“How unspeakably lucky I am to possess you. I shall think of you, you, you and nothing else, tomorrow, next day, and Sunday and Monday, and every day and hour and moment!”*
Does this do anything for you? Me, neither. Nor did do anything for Vita Sackville-West, to whom it was written. The writer was Vita’s lover, Rosamund Grosvenor, whom she dumped almost immediately afterwards.
For me, writing emotion is the most difficult thing. (Maybe this is the reason why I have had no success in womag writing.) According to Robert Plutchik’s theory, there are seven emotions: fear; anger; sadness; joy; disgust; surprise; trust; anticipation. Aristotle listed some different ones, so did Darwin. The writer feeling emotion as he/she is writing is not enough to make the reader feel, because the reader isn’t the writer and is not touched off by the same things. So, you go through the motions of using all the senses (sight, sound, feel, smell and taste). You use tropes. You extrapolate from your own experience. …And it still falls flat. What about this, though?
“I arrived her yesterday [Duntreath Castle]… Do you remember the peacocks stalking round the house in the small hours of the morning uttering penetrating but unmusical cries, the gorgeous flaming sunsets that set the hills a-kindling for all the world like cabuchon rubies? Do you remember the staid and stolid girl – a remote connection of mine – whose birthday we celebrated at a place called Lennox Castle?…”*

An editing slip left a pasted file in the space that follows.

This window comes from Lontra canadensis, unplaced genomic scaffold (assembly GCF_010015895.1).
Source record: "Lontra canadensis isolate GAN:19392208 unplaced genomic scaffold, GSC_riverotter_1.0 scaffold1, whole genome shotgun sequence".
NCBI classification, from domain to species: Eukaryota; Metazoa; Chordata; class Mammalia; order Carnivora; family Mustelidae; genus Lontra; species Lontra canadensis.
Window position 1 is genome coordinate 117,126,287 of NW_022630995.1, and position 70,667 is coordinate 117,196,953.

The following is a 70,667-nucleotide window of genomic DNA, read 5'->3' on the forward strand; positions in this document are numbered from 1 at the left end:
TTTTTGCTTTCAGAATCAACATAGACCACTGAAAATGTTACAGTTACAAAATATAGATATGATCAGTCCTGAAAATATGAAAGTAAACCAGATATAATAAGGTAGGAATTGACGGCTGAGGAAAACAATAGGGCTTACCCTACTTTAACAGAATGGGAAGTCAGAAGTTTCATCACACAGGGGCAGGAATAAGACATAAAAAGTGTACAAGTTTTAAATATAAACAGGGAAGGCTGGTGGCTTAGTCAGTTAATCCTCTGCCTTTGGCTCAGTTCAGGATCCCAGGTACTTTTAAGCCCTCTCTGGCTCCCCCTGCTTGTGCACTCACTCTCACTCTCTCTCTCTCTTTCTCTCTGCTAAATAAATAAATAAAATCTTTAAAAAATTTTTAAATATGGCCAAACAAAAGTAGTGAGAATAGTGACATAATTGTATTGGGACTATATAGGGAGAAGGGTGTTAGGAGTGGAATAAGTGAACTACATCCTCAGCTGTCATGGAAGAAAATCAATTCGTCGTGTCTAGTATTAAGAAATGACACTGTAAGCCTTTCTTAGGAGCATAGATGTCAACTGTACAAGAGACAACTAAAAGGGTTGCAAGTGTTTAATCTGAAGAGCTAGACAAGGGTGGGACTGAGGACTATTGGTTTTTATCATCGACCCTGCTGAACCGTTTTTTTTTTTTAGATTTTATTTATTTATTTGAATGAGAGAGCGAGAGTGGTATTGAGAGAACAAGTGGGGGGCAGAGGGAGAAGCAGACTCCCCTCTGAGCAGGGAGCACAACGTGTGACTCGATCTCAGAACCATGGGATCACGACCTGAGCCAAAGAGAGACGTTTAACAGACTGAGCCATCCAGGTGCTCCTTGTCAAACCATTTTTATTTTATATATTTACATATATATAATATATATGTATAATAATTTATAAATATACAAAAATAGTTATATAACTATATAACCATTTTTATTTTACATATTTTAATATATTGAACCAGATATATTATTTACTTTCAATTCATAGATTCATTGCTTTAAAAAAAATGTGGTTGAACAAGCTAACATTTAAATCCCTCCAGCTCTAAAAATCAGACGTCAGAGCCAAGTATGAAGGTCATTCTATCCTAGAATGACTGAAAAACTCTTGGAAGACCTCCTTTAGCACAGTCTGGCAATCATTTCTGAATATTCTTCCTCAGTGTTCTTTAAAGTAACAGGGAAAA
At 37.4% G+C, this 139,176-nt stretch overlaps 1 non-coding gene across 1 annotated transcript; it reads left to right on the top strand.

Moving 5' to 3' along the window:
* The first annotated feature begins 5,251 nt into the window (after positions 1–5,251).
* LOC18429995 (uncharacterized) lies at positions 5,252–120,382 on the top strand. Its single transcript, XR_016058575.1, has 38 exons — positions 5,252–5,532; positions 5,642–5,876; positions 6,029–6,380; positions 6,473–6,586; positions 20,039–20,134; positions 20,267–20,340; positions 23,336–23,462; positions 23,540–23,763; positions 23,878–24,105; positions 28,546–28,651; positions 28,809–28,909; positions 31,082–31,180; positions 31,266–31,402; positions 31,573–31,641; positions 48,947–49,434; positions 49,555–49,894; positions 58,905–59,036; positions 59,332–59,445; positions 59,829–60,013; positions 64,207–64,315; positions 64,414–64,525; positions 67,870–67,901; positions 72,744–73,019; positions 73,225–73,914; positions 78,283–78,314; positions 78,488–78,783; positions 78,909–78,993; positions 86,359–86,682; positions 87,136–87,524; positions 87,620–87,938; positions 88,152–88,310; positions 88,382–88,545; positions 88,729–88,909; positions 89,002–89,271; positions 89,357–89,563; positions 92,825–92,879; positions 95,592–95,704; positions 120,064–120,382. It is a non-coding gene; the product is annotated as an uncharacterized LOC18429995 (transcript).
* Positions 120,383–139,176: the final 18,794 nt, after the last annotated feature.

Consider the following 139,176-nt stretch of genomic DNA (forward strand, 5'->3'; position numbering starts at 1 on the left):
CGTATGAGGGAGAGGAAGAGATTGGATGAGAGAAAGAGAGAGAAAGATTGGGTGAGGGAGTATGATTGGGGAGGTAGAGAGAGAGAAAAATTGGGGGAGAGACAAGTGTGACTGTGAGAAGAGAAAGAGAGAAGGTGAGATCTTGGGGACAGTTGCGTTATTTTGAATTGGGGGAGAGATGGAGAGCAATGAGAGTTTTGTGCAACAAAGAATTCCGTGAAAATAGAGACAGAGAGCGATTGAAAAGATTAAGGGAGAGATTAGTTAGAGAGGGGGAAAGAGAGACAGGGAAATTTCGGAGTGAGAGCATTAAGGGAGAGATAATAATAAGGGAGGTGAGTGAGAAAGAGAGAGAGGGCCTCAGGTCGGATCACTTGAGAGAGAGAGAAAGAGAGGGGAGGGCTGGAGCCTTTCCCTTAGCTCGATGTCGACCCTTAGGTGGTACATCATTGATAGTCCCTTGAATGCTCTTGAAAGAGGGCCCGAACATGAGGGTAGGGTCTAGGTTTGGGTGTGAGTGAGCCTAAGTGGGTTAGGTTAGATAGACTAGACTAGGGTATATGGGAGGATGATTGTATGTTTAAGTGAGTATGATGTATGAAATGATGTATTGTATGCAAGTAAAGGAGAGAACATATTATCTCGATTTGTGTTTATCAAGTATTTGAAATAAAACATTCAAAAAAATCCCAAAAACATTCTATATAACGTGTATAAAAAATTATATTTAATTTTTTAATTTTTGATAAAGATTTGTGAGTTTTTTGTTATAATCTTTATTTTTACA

Do you feel the energy? Do you feel the rhythm as every sentence is begun with the words ‘Do you remember…’? The writer is rapping out quick rhythmical questions, each one starting with the words ‘Do you remember…’ She also is making a pitch for Vita, but, not bothering with abstract protestations of love, she is setting out challenges, by calling up specific shared memories. This is Violet Keppel, who will replace Rosamund in Vita’s affections.
Emotion is a funny thing. I’m furious that a sixteen-year-old posh girl, at the beginning of the twentieth century, can write emotion better than I.
So what advice can you give me?
*From ‘A Portrait of a Marriage’, by Nigel Nicolson (George Weidenfield and Nicolson Limited, 1973)